Jimmy Carter in Havana / Miriam Celaya

Former President Jimmy Carter has just completed a new visit to Havana and an air of expectation lingers among some alternative sectors of society. Carter is tied, without a doubt to several processes of movement of the official strategic policies that have had repercussions on the Island. In the late 70’s, during his presidency, Carter promoted an intelligent approach towards the Cuban regime; he was successful in establishing a dialogue between official Cuban authorities and emigration representatives –- an event that opened the gates to their travel to the Island and allowed family reunions between Cubans from both shores after 20 years of separation — and the corresponding Interest Sections in Havana and Washington were also established. Under the Carter administration, the migration accords were established to regulate the legal exit of thousands of Cubans to the US, and a climate of relative truce took place in the antagonism that had dominated politics between the two governments for two decades.

In 2002, Carter’s first visit to Cuba would mark an unprecedented milestone when, in a venue as official as the Great Hall of the University of Havana, he gave special credit to the Varela Project, whose creator, Oswaldo Payá , was a member of the opposition. It was the first time that a proposal from the much demonized opposition sector was made public on the national stage in Cuba.

Now, for the second time, Jimmy Carter visited Havana prompted by an invitation of the new ruler in the same decrepit dictatorship, but the scenery and the circumstances are currently markedly different from his previous visit. The guilty verdict against Alan Gross, a U.S. contractor accused by the Cuban authorities of collaborating with an alleged internal network to overthrow the government; the recent release of the 75 Black Spring and other prisoners of conscience; the upcoming conclusion of the VI Congress of the Communist Party, primarily addressing the legitimization of the economic transformation of the country to “renew” a proven failure and the deepest structural crisis that the revolutionary process has experienced since its inception are some of the factors that make the difference. On the other hand, positive steps are being taken by the current United States Administration designed to ease the restrictions set by previous administrations, thus undermining the old Cuban government’s pretext to keep a besieged position on the Island.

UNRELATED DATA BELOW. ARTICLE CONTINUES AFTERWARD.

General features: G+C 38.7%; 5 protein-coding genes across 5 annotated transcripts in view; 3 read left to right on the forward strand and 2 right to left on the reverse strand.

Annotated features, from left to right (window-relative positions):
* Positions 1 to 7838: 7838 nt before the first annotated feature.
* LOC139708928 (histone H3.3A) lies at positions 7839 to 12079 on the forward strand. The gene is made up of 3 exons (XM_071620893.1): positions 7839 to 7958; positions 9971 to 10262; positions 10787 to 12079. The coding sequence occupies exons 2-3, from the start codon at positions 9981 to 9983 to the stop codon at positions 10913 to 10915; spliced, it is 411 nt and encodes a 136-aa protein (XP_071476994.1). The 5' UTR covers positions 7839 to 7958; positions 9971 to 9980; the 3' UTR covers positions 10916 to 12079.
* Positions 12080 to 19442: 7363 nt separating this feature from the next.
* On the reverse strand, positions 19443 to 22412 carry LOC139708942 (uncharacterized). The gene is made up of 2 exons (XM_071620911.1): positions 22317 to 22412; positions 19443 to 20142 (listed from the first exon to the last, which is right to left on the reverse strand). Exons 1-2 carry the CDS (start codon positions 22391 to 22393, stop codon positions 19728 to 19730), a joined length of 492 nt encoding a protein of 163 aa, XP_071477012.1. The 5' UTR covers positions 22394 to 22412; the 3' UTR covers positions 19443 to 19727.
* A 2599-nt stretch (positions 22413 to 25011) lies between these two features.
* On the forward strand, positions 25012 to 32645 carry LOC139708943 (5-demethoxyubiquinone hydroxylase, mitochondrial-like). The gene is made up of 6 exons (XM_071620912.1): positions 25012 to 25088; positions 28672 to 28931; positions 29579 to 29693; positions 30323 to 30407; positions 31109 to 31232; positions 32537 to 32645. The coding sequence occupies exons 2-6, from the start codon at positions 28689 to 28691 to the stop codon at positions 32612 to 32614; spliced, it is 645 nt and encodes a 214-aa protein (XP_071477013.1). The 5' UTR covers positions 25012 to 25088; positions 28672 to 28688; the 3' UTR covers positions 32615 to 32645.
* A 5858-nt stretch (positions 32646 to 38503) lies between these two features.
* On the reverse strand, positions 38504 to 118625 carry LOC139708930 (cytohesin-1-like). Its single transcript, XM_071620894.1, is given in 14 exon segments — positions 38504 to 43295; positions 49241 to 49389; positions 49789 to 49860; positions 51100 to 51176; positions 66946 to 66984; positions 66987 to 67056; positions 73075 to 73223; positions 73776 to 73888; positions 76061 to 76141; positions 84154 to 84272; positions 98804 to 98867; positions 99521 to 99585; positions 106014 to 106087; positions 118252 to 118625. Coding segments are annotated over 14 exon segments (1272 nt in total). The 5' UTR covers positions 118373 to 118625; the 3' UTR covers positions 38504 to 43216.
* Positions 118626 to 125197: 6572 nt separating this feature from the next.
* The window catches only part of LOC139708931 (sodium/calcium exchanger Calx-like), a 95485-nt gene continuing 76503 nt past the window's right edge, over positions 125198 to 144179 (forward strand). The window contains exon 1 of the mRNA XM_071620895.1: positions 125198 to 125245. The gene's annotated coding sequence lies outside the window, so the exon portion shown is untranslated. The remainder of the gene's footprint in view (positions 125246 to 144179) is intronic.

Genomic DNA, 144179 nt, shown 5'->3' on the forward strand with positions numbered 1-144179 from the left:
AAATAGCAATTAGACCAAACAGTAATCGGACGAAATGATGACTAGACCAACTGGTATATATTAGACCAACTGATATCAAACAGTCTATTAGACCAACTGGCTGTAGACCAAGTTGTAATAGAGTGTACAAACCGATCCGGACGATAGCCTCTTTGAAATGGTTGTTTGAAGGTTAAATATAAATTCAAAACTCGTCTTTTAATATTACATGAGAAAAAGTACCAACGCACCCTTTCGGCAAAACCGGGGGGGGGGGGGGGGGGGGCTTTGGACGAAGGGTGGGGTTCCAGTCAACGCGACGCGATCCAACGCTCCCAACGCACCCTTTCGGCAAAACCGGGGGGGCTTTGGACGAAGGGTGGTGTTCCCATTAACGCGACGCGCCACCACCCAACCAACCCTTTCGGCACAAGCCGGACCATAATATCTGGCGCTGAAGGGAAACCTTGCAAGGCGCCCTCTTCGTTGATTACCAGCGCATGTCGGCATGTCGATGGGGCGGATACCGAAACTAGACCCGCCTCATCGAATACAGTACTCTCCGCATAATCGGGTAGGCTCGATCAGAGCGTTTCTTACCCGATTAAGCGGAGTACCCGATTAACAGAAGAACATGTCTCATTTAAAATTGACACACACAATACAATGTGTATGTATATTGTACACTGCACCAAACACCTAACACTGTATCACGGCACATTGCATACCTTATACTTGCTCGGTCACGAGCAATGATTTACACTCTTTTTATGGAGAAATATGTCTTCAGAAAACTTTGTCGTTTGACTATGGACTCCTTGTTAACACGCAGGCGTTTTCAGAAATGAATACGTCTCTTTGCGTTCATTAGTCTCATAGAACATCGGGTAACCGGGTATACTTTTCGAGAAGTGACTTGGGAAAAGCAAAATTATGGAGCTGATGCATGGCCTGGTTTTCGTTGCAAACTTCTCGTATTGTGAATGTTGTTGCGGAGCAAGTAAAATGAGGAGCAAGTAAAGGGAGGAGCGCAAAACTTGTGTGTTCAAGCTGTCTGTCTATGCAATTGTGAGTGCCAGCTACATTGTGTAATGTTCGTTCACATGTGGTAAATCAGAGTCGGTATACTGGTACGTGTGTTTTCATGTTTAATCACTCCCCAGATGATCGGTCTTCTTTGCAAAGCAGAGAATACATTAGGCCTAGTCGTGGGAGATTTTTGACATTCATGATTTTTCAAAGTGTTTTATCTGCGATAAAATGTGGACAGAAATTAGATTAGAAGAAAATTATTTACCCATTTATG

At a lesser level, Carter’s visit also coincided with the process of “media lynching”, a term coined by journalist Reinaldo Escobar to describe what the Cuban authorities have unleashed against independent civil society sectors. So, shortly after four chapters of the deplorable series having aired on TV, portraying the Ladies in White as mercenaries of the Empire and Dagoberto Valdés and a group of independent bloggers as other demons of the dissidence, the government allowed a meeting of these “paid employees” with Jimmy Carter, a delegate of the very Empire that “subverts” them. And, since the people are so spontaneous, there were neither repudiators’ gatherings nor temporary arrests against the evil traitors; no henchmen prevented the dangerous enemies from taking part in the meeting and exchange of views with the former President of the hostile power. It seemed that, in order to offer a friendly image to the visitor, the miracle of “the dignified peoples” who appreciate and respect differences had taken place.

In summary, the expectations awakened by Carter’s visit are based on the hope of the end of official inaction, because every instance when he has come close to the Cuban government has weakened the Cuba-US discrepancies, an essential Cuban foreign policy stance for over half a century. Regardless of the specific concerns that have prompted this visit, we must recognize that Carter’s conciliatory attitude, his capacity for respectful dialogue and interaction with representatives from both the official line and sectors of the opposition and independent civil society mark a particular style that crashes against the belligerence on which the Cuban regime feeds.

Translated by Norma Whiting

1 April 2011